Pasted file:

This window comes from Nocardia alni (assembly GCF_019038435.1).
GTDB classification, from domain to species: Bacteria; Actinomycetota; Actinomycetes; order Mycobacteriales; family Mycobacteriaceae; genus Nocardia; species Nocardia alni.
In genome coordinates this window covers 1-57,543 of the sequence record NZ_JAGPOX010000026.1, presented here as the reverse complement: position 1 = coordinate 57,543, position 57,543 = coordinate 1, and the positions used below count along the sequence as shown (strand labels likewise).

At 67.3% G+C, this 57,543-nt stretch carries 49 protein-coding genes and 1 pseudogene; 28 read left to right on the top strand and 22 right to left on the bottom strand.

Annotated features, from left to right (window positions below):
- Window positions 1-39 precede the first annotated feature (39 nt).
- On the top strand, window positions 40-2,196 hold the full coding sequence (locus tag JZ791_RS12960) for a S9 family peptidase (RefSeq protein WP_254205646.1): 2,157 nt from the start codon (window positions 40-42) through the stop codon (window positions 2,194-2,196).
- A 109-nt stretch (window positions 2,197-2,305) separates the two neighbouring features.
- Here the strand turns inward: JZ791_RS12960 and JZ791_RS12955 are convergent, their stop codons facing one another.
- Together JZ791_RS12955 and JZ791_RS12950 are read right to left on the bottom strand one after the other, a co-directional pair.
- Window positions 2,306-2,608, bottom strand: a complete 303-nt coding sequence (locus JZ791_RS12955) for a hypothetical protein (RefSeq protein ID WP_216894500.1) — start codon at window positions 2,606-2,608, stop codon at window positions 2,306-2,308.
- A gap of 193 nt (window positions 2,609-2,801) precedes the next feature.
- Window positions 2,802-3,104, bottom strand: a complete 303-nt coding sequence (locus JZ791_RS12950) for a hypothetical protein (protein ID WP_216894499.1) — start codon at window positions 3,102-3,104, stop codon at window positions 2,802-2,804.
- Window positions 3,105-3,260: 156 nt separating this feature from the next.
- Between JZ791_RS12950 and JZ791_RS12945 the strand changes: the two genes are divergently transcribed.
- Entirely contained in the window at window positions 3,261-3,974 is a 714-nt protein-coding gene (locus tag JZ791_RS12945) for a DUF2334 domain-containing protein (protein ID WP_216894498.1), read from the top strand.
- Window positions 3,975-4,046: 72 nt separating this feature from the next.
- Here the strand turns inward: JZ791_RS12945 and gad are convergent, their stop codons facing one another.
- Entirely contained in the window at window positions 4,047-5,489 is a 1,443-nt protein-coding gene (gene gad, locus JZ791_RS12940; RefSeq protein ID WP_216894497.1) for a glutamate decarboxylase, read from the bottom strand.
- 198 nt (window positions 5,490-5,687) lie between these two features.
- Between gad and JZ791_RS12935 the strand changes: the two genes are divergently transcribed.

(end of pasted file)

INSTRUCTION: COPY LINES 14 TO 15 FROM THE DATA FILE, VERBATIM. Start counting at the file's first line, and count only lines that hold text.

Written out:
- Window positions 3,105-3,260: 156 nt separating this feature from the next.
- Between JZ791_RS12950 and JZ791_RS12945 the strand changes: the two genes are divergently transcribed.